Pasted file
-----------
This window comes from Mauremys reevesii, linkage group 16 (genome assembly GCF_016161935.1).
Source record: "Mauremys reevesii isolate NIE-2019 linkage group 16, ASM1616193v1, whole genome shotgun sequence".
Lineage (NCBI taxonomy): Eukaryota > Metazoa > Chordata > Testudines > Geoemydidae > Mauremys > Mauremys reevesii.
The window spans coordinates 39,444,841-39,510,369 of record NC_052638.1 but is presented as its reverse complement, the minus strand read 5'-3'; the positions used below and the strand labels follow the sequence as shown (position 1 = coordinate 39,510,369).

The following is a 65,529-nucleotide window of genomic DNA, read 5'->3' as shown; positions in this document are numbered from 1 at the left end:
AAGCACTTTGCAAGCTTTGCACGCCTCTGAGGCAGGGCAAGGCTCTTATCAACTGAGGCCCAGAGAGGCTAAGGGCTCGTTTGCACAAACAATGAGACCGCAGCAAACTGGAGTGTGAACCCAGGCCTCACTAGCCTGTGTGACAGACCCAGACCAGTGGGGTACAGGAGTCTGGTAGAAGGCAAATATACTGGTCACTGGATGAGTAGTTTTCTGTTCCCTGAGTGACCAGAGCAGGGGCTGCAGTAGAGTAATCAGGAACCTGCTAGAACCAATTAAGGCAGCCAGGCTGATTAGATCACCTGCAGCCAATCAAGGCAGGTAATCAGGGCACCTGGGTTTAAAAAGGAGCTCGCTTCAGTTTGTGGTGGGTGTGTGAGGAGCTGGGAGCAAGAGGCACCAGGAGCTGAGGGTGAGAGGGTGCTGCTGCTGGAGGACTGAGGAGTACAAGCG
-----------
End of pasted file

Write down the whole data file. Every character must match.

This window comes from Mauremys reevesii, linkage group 16 (genome assembly GCF_016161935.1).
Source record: "Mauremys reevesii isolate NIE-2019 linkage group 16, ASM1616193v1, whole genome shotgun sequence".
Lineage (NCBI taxonomy): Eukaryota > Metazoa > Chordata > Testudines > Geoemydidae > Mauremys > Mauremys reevesii.
The window spans coordinates 39,444,841-39,510,369 of record NC_052638.1 but is presented as its reverse complement, the minus strand read 5'-3'; the positions used below and the strand labels follow the sequence as shown (position 1 = coordinate 39,510,369).

The following is a 65,529-nucleotide window of genomic DNA, read 5'->3' as shown; positions in this document are numbered from 1 at the left end:
AAGCACTTTGCAAGCTTTGCACGCCTCTGAGGCAGGGCAAGGCTCTTATCAACTGAGGCCCAGAGAGGCTAAGGGCTCGTTTGCACAAACAATGAGACCGCAGCAAACTGGAGTGTGAACCCAGGCCTCACTAGCCTGTGTGACAGACCCAGACCAGTGGGGTACAGGAGTCTGGTAGAAGGCAAATATACTGGTCACTGGATGAGTAGTTTTCTGTTCCCTGAGTGACCAGAGCAGGGGCTGCAGTAGAGTAATCAGGAACCTGCTAGAACCAATTAAGGCAGCCAGGCTGATTAGATCACCTGCAGCCAATCAAGGCAGGTAATCAGGGCACCTGGGTTTAAAAAGGAGCTCGCTTCAGTTTGTGGTGGGTGTGTGAGGAGCTGGGAGCAAGAGGCACCAGGAGCTGAGGGTGAGAGGGTGCTGCTGCTGGAGGACTGAGGAGTACAAGCG